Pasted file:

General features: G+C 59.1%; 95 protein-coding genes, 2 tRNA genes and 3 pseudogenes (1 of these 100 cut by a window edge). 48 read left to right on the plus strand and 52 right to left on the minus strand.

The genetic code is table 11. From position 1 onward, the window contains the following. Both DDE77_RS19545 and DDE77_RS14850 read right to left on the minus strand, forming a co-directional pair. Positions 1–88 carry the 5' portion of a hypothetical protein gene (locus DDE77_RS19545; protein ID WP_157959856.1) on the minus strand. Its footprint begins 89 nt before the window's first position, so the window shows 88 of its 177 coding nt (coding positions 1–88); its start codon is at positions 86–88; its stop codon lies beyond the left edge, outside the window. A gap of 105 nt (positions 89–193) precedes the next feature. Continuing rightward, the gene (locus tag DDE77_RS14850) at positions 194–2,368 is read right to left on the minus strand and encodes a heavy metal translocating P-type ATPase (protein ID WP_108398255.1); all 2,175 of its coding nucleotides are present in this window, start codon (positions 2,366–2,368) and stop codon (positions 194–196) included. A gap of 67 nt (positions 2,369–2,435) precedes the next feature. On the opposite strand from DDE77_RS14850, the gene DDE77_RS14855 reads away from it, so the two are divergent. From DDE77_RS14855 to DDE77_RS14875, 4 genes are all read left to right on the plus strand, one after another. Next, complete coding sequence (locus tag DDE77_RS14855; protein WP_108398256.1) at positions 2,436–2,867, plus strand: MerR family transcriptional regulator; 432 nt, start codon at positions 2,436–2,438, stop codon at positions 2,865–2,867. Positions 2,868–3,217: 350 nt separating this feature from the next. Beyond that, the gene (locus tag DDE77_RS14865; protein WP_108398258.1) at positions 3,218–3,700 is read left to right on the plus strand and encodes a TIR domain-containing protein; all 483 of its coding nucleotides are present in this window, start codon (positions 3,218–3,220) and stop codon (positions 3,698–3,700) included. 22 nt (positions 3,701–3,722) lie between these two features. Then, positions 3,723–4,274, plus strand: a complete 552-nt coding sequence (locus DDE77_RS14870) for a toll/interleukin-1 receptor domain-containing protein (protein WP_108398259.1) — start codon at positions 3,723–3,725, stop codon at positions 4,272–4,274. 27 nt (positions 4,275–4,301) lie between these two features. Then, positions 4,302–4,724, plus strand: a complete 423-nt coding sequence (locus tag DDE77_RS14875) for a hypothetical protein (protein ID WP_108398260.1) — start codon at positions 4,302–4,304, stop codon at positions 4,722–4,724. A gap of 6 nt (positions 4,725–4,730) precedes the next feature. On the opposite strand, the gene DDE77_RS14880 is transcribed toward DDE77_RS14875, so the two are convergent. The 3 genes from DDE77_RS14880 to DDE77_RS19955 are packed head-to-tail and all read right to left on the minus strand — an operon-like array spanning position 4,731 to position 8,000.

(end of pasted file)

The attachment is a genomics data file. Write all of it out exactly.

General features: G+C 59.1%; 95 protein-coding genes, 2 tRNA genes and 3 pseudogenes (1 of these 100 cut by a window edge). 48 read left to right on the plus strand and 52 right to left on the minus strand.

The genetic code is table 11. From position 1 onward, the window contains the following. Both DDE77_RS19545 and DDE77_RS14850 read right to left on the minus strand, forming a co-directional pair. Positions 1–88 carry the 5' portion of a hypothetical protein gene (locus DDE77_RS19545; protein ID WP_157959856.1) on the minus strand. Its footprint begins 89 nt before the window's first position, so the window shows 88 of its 177 coding nt (coding positions 1–88); its start codon is at positions 86–88; its stop codon lies beyond the left edge, outside the window. A gap of 105 nt (positions 89–193) precedes the next feature. Continuing rightward, the gene (locus tag DDE77_RS14850) at positions 194–2,368 is read right to left on the minus strand and encodes a heavy metal translocating P-type ATPase (protein ID WP_108398255.1); all 2,175 of its coding nucleotides are present in this window, start codon (positions 2,366–2,368) and stop codon (positions 194–196) included. A gap of 67 nt (positions 2,369–2,435) precedes the next feature. On the opposite strand from DDE77_RS14850, the gene DDE77_RS14855 reads away from it, so the two are divergent. From DDE77_RS14855 to DDE77_RS14875, 4 genes are all read left to right on the plus strand, one after another. Next, complete coding sequence (locus tag DDE77_RS14855; protein WP_108398256.1) at positions 2,436–2,867, plus strand: MerR family transcriptional regulator; 432 nt, start codon at positions 2,436–2,438, stop codon at positions 2,865–2,867. Positions 2,868–3,217: 350 nt separating this feature from the next. Beyond that, the gene (locus tag DDE77_RS14865; protein WP_108398258.1) at positions 3,218–3,700 is read left to right on the plus strand and encodes a TIR domain-containing protein; all 483 of its coding nucleotides are present in this window, start codon (positions 3,218–3,220) and stop codon (positions 3,698–3,700) included. 22 nt (positions 3,701–3,722) lie between these two features. Then, positions 3,723–4,274, plus strand: a complete 552-nt coding sequence (locus DDE77_RS14870) for a toll/interleukin-1 receptor domain-containing protein (protein WP_108398259.1) — start codon at positions 3,723–3,725, stop codon at positions 4,272–4,274. 27 nt (positions 4,275–4,301) lie between these two features. Then, positions 4,302–4,724, plus strand: a complete 423-nt coding sequence (locus tag DDE77_RS14875) for a hypothetical protein (protein ID WP_108398260.1) — start codon at positions 4,302–4,304, stop codon at positions 4,722–4,724. A gap of 6 nt (positions 4,725–4,730) precedes the next feature. On the opposite strand, the gene DDE77_RS14880 is transcribed toward DDE77_RS14875, so the two are convergent. The 3 genes from DDE77_RS14880 to DDE77_RS19955 are packed head-to-tail and all read right to left on the minus strand — an operon-like array spanning position 4,731 to position 8,000.